Students split over arts laptops

Andrea Wilson

When it comes to the technological edge sought by many employers, the University’s liberal arts students may have fallen behind.

“Villanova arts students just don’t have the computer skills that employers are asking for,” said sophomore Stephen McKnight, liberal arts senator of the Student Government Association.

In response to growing apprehension over the competitive job market, SGA is pushing for a liberal arts laptop initiative, similar to the one used by the College of Commerce and Finance, to help integrate computer skills into the curriculum.

“The College of Liberal Arts and Sciences has discussed a proposed laptop initiative over the years,” explained Rev. Kail Ellis, O.S.A., dean of the College of Arts and Sciences.

“Last semester, the College’s Strategic Planning Committee asked its Technology Committee to consider all aspects of the issue.”

SGA hopes to implement the program by 2007, though administrators have not decided if they want to proceed with the idea.

“It’s a good idea for a number of reasons,” SGA President and arts junior Maureen Holland said. “Arts students graduate without a lot of knowledge about computer applications.

“The job market is tight, and I think this is a disservice to our arts students that they don’t necessarily graduate with these skills.”

Sophomore Safeer Bhatti, another liberal arts senator who supports the initiative, said if executed, the program would probably cost students a few hundred dollars annually, including a warranty and technical support coverage. Students would receive new laptops every two years and would most likely return them at the end of their studies.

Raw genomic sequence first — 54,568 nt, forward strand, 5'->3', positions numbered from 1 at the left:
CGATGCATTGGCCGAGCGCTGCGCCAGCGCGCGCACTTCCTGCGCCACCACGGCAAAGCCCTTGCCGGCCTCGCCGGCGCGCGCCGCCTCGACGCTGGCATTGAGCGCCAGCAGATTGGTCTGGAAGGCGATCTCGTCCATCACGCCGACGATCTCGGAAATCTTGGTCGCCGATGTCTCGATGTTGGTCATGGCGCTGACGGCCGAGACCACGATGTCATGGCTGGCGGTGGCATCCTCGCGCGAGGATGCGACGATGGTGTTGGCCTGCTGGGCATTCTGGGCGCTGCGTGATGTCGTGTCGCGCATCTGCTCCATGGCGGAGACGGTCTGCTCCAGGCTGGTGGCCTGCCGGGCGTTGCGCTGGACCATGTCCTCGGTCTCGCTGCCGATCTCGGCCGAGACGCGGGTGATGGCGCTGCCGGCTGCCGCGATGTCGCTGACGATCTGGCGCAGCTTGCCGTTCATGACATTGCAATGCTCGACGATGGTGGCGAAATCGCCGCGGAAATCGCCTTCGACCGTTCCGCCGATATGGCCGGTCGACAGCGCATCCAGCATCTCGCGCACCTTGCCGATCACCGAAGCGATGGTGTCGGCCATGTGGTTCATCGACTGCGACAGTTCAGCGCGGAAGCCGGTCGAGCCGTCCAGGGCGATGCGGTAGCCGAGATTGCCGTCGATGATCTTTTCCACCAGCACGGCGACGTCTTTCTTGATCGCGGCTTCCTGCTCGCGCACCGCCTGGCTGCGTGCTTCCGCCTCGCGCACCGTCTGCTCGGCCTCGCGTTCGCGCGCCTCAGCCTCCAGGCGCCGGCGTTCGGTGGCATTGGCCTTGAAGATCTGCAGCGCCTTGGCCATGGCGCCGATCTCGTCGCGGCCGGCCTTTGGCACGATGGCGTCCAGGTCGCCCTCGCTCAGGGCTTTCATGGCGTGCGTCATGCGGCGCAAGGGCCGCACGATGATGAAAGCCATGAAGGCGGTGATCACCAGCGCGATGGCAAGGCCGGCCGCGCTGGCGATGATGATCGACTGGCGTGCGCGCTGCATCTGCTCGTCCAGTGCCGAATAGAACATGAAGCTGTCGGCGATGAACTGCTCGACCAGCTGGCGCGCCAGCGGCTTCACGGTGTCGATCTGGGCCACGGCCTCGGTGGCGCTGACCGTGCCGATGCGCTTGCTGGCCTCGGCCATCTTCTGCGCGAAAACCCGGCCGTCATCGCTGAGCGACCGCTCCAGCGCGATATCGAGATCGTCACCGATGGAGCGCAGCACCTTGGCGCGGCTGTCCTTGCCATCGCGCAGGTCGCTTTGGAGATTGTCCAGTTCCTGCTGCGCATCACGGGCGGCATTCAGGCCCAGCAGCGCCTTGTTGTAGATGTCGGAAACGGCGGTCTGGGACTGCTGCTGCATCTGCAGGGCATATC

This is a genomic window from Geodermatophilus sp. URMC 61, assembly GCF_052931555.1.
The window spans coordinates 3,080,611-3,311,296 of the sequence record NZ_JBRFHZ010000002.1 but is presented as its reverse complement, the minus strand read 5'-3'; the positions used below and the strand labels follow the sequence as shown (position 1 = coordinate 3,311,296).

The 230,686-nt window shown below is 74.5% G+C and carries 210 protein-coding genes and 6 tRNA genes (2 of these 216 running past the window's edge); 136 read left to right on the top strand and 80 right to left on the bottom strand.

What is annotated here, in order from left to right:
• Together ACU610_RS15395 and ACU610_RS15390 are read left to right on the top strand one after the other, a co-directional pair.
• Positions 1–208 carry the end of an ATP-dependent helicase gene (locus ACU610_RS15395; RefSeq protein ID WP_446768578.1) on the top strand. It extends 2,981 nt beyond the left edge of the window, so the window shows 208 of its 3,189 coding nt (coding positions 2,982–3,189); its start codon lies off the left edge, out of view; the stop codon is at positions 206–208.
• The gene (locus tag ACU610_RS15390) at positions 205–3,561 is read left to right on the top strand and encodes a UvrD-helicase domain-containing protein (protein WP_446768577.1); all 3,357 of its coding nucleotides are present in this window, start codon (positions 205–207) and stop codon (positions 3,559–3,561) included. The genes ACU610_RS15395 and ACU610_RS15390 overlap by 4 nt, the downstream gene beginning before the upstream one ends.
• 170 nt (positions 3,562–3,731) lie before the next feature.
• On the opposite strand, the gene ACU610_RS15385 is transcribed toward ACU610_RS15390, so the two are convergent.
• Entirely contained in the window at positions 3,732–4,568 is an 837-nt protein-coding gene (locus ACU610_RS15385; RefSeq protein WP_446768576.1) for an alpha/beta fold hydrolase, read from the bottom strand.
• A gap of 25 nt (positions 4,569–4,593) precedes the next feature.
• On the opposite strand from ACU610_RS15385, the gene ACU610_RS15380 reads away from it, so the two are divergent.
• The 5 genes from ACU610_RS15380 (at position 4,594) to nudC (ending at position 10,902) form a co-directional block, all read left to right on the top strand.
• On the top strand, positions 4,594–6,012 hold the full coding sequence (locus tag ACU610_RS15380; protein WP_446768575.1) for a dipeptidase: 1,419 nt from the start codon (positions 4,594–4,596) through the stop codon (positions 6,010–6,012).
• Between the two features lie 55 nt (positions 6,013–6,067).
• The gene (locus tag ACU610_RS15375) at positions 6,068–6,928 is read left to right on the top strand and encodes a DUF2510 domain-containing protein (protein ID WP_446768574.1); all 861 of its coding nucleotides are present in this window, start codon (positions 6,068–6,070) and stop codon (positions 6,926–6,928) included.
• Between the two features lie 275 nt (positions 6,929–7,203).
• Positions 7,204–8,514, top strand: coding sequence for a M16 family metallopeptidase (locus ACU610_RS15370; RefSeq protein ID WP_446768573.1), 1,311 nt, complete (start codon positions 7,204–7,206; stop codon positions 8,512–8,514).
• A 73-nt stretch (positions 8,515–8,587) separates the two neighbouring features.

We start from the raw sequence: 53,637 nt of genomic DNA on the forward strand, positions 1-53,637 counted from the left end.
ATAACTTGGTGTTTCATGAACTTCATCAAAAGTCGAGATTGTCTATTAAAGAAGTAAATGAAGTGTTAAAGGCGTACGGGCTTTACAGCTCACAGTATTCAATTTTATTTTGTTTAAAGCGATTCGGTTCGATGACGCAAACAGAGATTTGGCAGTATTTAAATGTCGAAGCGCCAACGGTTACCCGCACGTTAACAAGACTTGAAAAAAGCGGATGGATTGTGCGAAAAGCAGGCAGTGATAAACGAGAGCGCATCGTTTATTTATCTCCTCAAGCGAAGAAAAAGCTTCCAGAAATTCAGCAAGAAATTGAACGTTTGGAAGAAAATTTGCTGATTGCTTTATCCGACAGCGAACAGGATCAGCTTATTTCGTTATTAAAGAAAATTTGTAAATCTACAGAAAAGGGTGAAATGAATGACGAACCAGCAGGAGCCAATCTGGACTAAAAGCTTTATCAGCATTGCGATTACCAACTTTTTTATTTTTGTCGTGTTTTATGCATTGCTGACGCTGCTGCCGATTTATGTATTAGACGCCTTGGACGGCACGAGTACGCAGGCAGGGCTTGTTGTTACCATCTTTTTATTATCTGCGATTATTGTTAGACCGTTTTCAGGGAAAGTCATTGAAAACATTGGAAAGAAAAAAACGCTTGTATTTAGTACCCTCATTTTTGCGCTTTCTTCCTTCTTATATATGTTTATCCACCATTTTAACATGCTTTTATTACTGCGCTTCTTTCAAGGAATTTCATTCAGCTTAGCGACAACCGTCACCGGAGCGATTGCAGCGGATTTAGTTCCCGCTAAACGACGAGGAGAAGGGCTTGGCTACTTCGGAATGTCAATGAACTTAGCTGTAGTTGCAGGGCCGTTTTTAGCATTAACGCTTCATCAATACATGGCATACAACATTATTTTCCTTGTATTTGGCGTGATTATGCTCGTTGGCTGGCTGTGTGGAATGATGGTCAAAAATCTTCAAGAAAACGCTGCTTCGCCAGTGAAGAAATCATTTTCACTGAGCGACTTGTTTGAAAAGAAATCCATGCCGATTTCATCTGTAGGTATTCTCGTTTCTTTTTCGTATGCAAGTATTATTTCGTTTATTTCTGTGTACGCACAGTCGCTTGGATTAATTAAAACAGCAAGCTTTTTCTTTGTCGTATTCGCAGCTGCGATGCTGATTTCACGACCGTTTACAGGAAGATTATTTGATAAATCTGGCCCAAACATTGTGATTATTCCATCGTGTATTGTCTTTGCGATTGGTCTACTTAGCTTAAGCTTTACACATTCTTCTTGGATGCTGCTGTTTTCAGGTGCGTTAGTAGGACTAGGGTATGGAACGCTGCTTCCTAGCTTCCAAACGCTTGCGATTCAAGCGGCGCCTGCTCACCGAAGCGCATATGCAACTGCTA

“If we could figure out a way for students to keep the laptops, we would be in favor of that,” Holland said.

Yearly tuition for the College of Commerce and Finance, which includes laptops, is currently $1,170 more than the tuition for the arts college. However, it is a misconception that the laptops are the sole cause of the difference. The extra funds actually support the higher salaries of the Commerce and Finance faculty as well.

Many arts students are against the initiative since it would take the choice of computer away from students. Some students are unhappy with the HP Omnibook XE3, the model currently issued by the College of Commerce and Finance.

“If they’re going to include more computer skills into courses, I think that’s good,” said Robert Manzanares, a sophomore arts student.

“But I don’t think they should require us to buy laptops.”

“Our goal isn’t to make students buy laptops,” said McKnight. “Our goal is to give them the skills they need.”

McKnight hopes that the debate over the laptop initiative will at least spur a gradual integration of computer skills into arts courses.

Holland said the idea may eventually expand to include the entire University, not just liberal arts students.

“I think the goal would be to have it reach as many people as possible,” she said.

Wake Forest University of Salem, N.C., recently instituted a universal laptop requirement for its students, and Bhatti and McKnight found the results of that initiative encouraging.

“On average, Wake Forest arts graduates are hired more and higher paid,” McKnight said.

Bhatti claimed the program at Wake Forest “has sufficiently increased scores of students and enhanced their curricular standards.”

Wake Forest was recently ranked 19th in Yahoo! Internet Life magazine’s survey of the most wired campuses in the United States.